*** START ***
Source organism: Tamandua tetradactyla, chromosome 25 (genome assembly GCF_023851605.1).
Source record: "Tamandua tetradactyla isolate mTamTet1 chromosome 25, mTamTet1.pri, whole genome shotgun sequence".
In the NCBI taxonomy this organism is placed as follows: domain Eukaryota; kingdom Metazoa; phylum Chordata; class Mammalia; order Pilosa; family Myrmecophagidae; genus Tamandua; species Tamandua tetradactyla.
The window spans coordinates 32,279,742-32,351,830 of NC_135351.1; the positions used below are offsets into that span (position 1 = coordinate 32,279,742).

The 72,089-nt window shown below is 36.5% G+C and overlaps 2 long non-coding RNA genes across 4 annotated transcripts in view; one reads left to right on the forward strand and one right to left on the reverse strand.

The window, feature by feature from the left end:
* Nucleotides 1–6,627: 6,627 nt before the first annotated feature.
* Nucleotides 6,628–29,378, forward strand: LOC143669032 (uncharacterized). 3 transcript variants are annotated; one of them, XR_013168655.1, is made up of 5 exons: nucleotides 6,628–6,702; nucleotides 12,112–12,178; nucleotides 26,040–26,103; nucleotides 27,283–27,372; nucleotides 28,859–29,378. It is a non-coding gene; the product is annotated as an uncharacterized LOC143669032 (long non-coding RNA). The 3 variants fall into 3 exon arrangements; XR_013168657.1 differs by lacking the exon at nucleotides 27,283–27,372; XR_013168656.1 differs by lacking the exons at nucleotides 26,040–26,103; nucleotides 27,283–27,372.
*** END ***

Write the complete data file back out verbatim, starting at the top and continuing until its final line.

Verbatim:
Source organism: Tamandua tetradactyla, chromosome 25 (genome assembly GCF_023851605.1).
Source record: "Tamandua tetradactyla isolate mTamTet1 chromosome 25, mTamTet1.pri, whole genome shotgun sequence".
In the NCBI taxonomy this organism is placed as follows: domain Eukaryota; kingdom Metazoa; phylum Chordata; class Mammalia; order Pilosa; family Myrmecophagidae; genus Tamandua; species Tamandua tetradactyla.
The window spans coordinates 32,279,742-32,351,830 of NC_135351.1; the positions used below are offsets into that span (position 1 = coordinate 32,279,742).

The 72,089-nt window shown below is 36.5% G+C and overlaps 2 long non-coding RNA genes across 4 annotated transcripts in view; one reads left to right on the forward strand and one right to left on the reverse strand.

The window, feature by feature from the left end:
* Nucleotides 1–6,627: 6,627 nt before the first annotated feature.
* Nucleotides 6,628–29,378, forward strand: LOC143669032 (uncharacterized). 3 transcript variants are annotated; one of them, XR_013168655.1, is made up of 5 exons: nucleotides 6,628–6,702; nucleotides 12,112–12,178; nucleotides 26,040–26,103; nucleotides 27,283–27,372; nucleotides 28,859–29,378. It is a non-coding gene; the product is annotated as an uncharacterized LOC143669032 (long non-coding RNA). The 3 variants fall into 3 exon arrangements; XR_013168657.1 differs by lacking the exon at nucleotides 27,283–27,372; XR_013168656.1 differs by lacking the exons at nucleotides 26,040–26,103; nucleotides 27,283–27,372.